Jonathan Fryer

Writer, Lecturer, Broadcaster and Liberal Democrat Politician

Archive for October, 2019

The People’s Vote March

Posted by jonathanfryer on Saturday, 19th October, 2019

Peoples Vote March 19 October 2019The sun was shining on the People’s Vote March in London today as several hundred thousand demonstrators manifested their wish to stay in the EU. As ever at such events, the mood was like a carnival and a cheer arose when it became known that the House of Commons — sitting on a Saturday for the first time since the Falklands War — had thwarted Boris Johnson’s attempt to get his Brexit deal passed today. Instead, an amendment by Oliver Letwin basically kicked the matter into next week, declaring that the deal cannot go through before all the necessary legislation is in place — and effectively obliging the Prime Minister to send a letter to the EU before midnight tonight requesting an extension to Article 50. Johnson was defiant in the House, insisting that he is still going to get Brexit done and dusted by 31 October but that is looking increasingly unlikely. If the EU has any sense it will provide a long extension which would enable the UK to sort out the current impasse through a confirmatory referendum on Boris’s deal or through a general election. Whatever happens the next few days are likely to be extremely fractious, which why it was so nice to have such a warm atmosphere on the march today. It was literally a gathering of all the generations and people from different political parties mingled convivially — a contrast to the raucous tensions in the House. There, the Speaker, John Bercow, had to limit speakers to three minutes each after a while, which graphically illustrated how outrageous the Prime Minister was in trying to get the deal with all its ramifications through in a single sitting.Many people may be heartily sick of Brexit by now, but the saga is far from over.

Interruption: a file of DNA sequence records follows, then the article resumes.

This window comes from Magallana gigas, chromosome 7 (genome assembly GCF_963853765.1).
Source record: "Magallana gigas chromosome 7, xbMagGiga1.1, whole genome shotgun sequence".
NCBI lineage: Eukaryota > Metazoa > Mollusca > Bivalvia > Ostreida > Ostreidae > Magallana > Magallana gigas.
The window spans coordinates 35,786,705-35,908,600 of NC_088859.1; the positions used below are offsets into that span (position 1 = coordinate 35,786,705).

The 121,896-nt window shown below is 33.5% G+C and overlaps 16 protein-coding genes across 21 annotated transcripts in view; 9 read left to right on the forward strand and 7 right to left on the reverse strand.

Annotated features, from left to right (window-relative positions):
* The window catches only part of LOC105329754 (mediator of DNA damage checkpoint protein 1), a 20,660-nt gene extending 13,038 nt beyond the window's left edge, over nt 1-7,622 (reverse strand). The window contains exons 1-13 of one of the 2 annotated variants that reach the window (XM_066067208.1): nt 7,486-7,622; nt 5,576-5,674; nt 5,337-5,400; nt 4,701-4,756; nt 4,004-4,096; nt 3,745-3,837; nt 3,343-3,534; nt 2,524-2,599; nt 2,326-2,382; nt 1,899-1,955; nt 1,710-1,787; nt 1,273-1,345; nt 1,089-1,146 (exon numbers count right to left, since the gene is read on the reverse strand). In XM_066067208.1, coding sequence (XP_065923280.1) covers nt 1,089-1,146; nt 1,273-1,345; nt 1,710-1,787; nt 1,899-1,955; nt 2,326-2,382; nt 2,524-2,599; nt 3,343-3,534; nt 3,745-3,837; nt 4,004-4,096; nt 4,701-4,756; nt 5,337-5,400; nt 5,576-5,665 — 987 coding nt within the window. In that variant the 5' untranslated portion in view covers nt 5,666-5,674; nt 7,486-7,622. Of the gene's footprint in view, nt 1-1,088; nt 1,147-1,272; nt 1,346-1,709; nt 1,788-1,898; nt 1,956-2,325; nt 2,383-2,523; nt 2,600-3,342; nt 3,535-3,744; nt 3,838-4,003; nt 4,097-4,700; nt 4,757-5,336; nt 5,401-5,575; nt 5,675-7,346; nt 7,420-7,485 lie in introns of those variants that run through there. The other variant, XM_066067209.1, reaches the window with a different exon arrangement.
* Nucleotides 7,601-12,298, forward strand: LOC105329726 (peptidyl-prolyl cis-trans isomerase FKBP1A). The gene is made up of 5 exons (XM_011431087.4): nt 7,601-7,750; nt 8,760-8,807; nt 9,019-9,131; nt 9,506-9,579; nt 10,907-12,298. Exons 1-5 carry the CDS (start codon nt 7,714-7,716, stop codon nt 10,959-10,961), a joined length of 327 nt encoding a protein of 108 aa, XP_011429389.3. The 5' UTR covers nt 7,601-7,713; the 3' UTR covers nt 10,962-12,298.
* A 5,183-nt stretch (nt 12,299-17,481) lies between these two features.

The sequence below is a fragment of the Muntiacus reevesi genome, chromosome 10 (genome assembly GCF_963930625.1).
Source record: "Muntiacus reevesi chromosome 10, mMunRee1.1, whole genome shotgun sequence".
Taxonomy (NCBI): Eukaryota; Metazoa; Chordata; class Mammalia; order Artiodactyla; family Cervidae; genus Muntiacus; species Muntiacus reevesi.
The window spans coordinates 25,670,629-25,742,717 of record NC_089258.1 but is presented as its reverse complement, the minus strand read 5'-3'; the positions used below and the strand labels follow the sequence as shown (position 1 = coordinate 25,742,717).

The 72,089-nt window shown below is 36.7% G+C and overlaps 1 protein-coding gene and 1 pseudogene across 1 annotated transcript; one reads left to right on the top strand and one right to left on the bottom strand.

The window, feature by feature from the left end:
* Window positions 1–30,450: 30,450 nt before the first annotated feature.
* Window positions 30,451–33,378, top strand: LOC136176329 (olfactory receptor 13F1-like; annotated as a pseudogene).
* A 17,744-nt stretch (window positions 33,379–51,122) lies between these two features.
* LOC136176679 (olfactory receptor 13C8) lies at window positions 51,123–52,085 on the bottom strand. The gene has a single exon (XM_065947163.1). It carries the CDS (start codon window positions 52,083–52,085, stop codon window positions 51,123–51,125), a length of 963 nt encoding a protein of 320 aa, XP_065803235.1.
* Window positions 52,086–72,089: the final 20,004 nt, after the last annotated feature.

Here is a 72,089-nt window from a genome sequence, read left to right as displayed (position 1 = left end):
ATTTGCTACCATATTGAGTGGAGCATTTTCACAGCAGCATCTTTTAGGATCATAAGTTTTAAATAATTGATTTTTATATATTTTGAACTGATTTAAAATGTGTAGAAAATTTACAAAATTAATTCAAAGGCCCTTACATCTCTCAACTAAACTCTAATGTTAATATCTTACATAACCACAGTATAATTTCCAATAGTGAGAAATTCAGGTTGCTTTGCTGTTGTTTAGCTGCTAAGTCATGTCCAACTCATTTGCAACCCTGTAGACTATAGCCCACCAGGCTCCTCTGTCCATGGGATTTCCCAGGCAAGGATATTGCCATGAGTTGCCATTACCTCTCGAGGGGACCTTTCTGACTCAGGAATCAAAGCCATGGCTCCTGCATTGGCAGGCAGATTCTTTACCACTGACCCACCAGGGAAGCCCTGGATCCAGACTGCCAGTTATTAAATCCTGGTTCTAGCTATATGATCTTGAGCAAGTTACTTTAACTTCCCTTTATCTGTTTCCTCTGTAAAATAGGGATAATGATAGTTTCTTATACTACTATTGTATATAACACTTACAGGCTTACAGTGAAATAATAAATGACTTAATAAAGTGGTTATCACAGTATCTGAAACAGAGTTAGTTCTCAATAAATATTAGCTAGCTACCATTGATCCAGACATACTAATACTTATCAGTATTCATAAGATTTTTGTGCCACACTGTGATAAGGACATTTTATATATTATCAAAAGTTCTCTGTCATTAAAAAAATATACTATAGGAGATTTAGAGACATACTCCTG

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Farmageddon ****

Posted by jonathanfryer on Friday, 18th October, 2019